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“It’s like we’re in purgatory,” I said to my therapist a few weeks ago during a virtual session.
Life felt surreal, and I kept experiencing jarring waves of this feeling—was I really sitting in my basement office doing therapy via a computer screen during a global pandemic, while my kids were upstairs finishing out second and fifth grade via Zoom meetings on their laptops?
After my appointment, I Googled “purgatory.” The word seemed too sticky with religiosity; it’s sometimes described as a waiting room for heaven or hell—bringing to mind a bland, beige-walled room stocked with only AARP magazines. Other times, it’s described as a place of suffering and/or purification.
As a worshipper of words, I’ve been craving a lexicon to capture this era of uncertainty we’re in. Something to tuck amongst the other once-foreign words that have crept into our vocabularies, like herd immunity and endemic. To place next to words we thought we understood that have taken on terrible new meanings, like droplets—once a tear-shaped glimmer of rain, now an invisible, deadly enemy.
We’ve been in this strange in-between place for a few months now. Humans are creatures of habit, but we’re also adaptable.
In many ways, my immediate family has been wildly privileged—we’ve so far been healthy, we’re financially stable, and we have plenty of space in our home and yard to spread out. So I keep thinking I should be more used to this “new normal” by now, even as any form of “safe” childcare seems unlikely for the foreseeable future, and even as I wonder when I’ll be able to see my mom—who’s stuck in California due to the pandemic—again, or enjoy a leisurely afternoon at home without fielding any requests for snacks.
I’ve been thinking about the space between two worlds, because that’s precisely where we are right now.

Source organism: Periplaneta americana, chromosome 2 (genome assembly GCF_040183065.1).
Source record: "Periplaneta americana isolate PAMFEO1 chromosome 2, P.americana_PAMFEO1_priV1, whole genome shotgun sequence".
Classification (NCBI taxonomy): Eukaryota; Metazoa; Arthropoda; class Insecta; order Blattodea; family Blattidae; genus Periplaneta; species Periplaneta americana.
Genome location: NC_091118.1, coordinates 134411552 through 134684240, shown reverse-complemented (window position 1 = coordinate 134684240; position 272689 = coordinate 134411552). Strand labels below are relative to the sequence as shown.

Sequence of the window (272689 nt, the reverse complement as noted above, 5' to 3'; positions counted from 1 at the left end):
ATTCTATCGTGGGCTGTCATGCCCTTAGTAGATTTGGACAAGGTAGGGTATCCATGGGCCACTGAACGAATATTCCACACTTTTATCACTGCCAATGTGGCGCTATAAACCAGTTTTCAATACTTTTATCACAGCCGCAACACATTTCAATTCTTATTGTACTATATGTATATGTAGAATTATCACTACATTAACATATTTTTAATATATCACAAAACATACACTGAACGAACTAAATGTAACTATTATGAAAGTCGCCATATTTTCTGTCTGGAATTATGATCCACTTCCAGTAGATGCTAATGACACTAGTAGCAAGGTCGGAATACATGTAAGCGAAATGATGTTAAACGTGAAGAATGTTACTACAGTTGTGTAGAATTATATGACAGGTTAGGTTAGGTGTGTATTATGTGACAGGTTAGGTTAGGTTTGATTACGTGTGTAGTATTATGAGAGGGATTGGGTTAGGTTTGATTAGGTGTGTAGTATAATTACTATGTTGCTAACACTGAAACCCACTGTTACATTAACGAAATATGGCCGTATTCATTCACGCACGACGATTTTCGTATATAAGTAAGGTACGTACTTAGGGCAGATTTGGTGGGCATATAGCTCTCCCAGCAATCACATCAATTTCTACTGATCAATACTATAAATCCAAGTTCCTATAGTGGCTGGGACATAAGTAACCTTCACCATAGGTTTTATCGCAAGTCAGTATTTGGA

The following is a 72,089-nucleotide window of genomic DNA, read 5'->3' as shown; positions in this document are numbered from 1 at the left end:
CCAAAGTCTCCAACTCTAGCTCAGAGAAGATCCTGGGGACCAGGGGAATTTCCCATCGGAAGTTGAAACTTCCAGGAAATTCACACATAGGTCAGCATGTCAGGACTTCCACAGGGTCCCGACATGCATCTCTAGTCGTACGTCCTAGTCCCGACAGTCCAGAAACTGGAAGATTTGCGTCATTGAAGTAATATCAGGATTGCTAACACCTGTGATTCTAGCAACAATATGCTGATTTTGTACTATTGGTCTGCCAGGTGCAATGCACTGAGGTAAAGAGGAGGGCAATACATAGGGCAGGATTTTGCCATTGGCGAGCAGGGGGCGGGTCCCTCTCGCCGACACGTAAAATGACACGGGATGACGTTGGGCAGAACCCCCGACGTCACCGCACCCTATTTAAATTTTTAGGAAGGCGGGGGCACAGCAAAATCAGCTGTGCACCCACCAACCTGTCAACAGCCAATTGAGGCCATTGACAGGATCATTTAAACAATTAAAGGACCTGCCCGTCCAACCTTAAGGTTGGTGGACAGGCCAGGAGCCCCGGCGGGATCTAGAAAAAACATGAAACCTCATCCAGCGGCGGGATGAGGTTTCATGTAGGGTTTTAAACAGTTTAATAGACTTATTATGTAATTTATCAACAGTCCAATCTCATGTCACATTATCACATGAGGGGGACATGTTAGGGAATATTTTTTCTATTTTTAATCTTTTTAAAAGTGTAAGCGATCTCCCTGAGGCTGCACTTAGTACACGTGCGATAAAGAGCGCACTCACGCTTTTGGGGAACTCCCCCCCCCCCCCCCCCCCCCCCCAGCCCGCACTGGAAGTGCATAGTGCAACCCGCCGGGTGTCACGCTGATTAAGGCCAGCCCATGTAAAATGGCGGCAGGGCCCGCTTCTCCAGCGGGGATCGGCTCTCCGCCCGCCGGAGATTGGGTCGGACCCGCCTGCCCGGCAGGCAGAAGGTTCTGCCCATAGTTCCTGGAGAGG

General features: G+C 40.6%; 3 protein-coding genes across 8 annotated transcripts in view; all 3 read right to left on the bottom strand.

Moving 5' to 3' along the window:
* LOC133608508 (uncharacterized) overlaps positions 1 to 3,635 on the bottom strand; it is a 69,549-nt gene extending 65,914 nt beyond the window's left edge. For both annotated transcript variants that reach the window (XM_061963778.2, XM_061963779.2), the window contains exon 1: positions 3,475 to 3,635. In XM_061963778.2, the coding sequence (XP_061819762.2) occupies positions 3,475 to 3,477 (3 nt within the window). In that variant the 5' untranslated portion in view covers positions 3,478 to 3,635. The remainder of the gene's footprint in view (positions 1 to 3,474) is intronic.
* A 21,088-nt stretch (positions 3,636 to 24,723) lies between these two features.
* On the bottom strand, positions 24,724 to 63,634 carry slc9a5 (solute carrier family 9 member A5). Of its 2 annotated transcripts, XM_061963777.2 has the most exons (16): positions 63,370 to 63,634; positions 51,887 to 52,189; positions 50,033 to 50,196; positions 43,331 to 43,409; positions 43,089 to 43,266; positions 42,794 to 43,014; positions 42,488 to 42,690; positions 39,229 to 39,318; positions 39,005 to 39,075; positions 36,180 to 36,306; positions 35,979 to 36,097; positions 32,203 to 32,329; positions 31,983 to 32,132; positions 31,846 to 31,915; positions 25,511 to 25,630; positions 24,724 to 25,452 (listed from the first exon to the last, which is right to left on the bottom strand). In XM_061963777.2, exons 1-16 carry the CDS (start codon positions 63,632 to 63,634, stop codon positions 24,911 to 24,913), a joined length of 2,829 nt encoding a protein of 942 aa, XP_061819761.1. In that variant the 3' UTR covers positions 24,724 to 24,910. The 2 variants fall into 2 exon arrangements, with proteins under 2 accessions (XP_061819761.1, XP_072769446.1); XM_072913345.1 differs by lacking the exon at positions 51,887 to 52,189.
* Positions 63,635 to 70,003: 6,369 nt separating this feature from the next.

Like many, I’ve been in a similar place before.
Twenty-one years ago, when I was 24, I answered the phone call that changed my life, forever: my little brother, my only sibling, was dead of an apparent heroin overdose.
I flew out of my own body at that moment. My brain emitted a thick cloud of shock to buffer the reality of what I was trying to comprehend. My body rebelled, and I gagged. I said, “no, no, no,” like a mantra, my voice sounding like a bad TV movie of the week actor. I called friends, until one of them offered to come and pick me up. Then, I sat on the concrete stoop outside my home and I waited.
Even in those first raw moments, my mind darting and frantic, I realized a deep truth: from now on, my life would be forever divided into before and after. To one side sat the old version of me, the one who was a sister to a living brother, the one whose family hadn’t suffered this tragedy.
On the other side was the person I’d become, the after version. Not this raw, shocky version with a ticker tape pushing the same words over and over through my mind—”Your brother is dead, your brother is dead”—that I was now experiencing. But a version of me that had metabolized my loss. A version who had healed a smidge, who’d had enough time to absorb the ticker tape’s message that it no longer played on repeat.
These two versions of myself, these two planets, existed only in my mind in that moment. But I could visualize the way I swung between them, dizzy and weightless. At the time, I belonged to neither world. It had only been minutes since I’d been launched from before, yet already, I could barely graze its shore. And I was nowhere near after.
I’d hover there, in that space between two realities for months to come.